One summer night in 1977, I hid in my bedroom and cried from the time my parents left me with a babysitter until they came home from dinner. I refused to come out and watch my beloved "Little House on the Prairie" because I was terrified of the babysitter. I was scared even though the sitter was a student at my brother's school, our families were friends and my parents weren't going to be gone long.
So what was so scary? He was a boy. I'd never heard of such a thing. A boy as a babysitter? No way. Not for me. In light of my histrionics, my parents never used a male babysitter again.
Now I'm a mother looking for an after-school nanny. Our search has grown urgent, as our current nanny is moving in two weeks. We comb through the listings online every day for someone suitable to pick our kids up from school and hang out for a few hours until my husband and I get off work. All the candidates we like have issues like they don't drive, can't work afternoons or didn't show up for the interview.
The search has been frustrating and time-consuming.
Then I got an email from an articulate, professional, polite candidate meeting all my qualifications. The fit is just about perfect. The hitch? The dream candidate is male.
Now, I think of myself as an open-minded person. I've certainly grown since 1977. In the past 38 years, I've learned a few things. In theory, I think a man could be a nanny as well as a woman, or at least come pretty damn close. In theory, I think it would be outrageous and self-sabotaging to close off the possibility of having a manny instead of a nanny. But now the theory is being tested, as I'm interviewing the male candidate in 24 hours.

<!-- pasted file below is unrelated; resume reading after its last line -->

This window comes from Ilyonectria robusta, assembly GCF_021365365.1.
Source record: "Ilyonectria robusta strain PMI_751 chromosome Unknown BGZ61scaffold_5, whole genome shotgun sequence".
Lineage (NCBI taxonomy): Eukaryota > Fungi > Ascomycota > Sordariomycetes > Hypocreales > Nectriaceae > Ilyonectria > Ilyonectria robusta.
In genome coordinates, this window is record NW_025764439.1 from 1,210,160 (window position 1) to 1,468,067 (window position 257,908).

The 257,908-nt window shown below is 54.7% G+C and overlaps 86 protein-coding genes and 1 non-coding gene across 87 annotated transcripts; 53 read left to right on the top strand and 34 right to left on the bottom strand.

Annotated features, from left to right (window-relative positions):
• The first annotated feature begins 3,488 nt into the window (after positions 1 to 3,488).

If women are less likely to be sexual predators, does that obligate me to hire only females to care for my children?
I polled my friends on Facebook: "Would you hire a male nanny?" Out of the gate, one mother said, "No way, I wouldn't hire a male babysitter for my daughter." Of course I get that. Then I thought about the Catholic priesthood scandal and that movie with Philip Seymour Hoffman, "Doubt," and realized that if I hire a pedophile, male or female, both my son and daughter are at risk.
The next seven moms who responded said they would absolutely hire a male babysitter. Three more said they would actually prefer a male for their sons. A wise-cracking dad made a joke about the manny on "Modern Family" and a few more moms said "it depends."
Ever since I set up the appointment, I keep thinking about this episode of "Oprah" I saw on child safety back in the 1990s, where an "expert" was giving advice on how to keep your child from getting molested. She told Oprah and her millions of viewers that you should tell your child that if they ever get lost, they should look not for a police officer or the nearest adult. "Look for a woman," the expert said. Why? Because women are less likely to be sexual predators.
So here's my internal struggle: If women are less likely to be sexual predators, does that obligate me to hire only females to care for my children? Is it irresponsible to entrust my children to a member of the population who is statistically more likely to sexually abuse them?